The elements (e.g., the assertions 215, ontologies 225, description of a reasoner 220, and/or world beliefs 230) included in the semantics additions 210 may be adjoined to the message (base content) 205 or to a bound reference of the message 205. The assertions 215, ontologies 225, description of a reasoner 220 and/or world beliefs 230 may be XML documents, and the XML documents may be adjoined to the message 205 verbatim, or a bound reference may be generated for each and adjoined to the message 205. The reasoner described by 220 can be used to validate the assertions 215 and their conformance to specified ontologies 225. Also, it is understood that additional elements may be included in the semantic additions 210, and those additional elements may be adjoined to the message 205 in accordance with exemplary embodiments.

In accordance with exemplary embodiments, the assertions 215, ontologies 225, description of a reasoner 220, and/or world beliefs 230 are adjoined to the message 205 in a semantic armor 235 (i.e., a compound message). The semantic armor 235 may be signed using a traditional cryptographic signature resulting in a semantic signature 240. The semantic signature 240 therefore also includes information about the intended meaning of the signature.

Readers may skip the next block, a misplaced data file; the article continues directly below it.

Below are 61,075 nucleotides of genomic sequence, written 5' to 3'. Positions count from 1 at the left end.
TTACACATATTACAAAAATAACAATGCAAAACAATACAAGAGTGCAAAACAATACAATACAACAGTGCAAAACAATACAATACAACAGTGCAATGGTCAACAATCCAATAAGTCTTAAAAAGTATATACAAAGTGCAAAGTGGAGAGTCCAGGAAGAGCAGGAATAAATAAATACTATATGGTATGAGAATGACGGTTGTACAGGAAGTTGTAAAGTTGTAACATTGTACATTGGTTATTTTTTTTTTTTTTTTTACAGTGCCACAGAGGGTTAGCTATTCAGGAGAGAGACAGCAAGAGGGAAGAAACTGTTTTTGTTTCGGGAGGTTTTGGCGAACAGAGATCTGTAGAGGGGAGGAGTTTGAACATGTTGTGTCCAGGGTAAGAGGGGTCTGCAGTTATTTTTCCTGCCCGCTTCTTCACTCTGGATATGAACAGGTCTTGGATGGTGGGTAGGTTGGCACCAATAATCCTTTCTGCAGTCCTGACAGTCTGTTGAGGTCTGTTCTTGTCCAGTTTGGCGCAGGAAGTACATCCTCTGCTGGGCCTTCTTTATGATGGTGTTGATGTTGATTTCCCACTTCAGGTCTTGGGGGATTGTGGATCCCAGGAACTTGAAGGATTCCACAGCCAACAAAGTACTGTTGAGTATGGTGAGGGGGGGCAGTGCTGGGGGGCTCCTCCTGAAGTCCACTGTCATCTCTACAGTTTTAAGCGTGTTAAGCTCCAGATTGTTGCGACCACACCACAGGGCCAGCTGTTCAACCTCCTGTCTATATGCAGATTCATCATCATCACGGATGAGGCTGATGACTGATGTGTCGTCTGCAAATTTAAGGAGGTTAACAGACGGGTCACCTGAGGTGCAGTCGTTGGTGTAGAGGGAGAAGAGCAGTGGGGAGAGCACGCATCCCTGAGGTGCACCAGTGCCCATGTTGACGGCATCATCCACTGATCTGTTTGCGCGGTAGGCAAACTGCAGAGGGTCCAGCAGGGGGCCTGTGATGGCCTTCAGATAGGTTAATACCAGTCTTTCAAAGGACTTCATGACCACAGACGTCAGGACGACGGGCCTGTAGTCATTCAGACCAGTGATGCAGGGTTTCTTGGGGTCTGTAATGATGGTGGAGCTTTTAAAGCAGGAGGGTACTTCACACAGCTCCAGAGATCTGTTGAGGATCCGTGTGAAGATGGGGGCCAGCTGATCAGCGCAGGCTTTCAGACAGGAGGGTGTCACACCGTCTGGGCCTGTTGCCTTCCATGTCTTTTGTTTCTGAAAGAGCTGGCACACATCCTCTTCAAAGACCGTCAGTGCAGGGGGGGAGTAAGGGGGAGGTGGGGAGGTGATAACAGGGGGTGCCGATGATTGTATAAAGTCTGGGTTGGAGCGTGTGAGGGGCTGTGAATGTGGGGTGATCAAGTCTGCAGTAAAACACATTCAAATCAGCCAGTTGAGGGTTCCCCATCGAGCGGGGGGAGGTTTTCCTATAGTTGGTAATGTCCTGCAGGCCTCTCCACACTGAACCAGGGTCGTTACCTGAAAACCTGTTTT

For illustrative purposes, an example message (base content that does not include semantics as discussed herein) could be a medical diagnosis. This is a case in point where it is important to know the intent conveyed by applying a digital signature. Two possible, markedly different intents are: “I am a medical professional and by signing this message I certify that the contained diagnosis is correct”, or “I am the creator of the text processing software, and by signing this message I certify that it has not been tampered with since it was typed in”. However in existing digital signatures the intent of the above message is not explicitly clear and it may be presumptuous to assume a particular intent.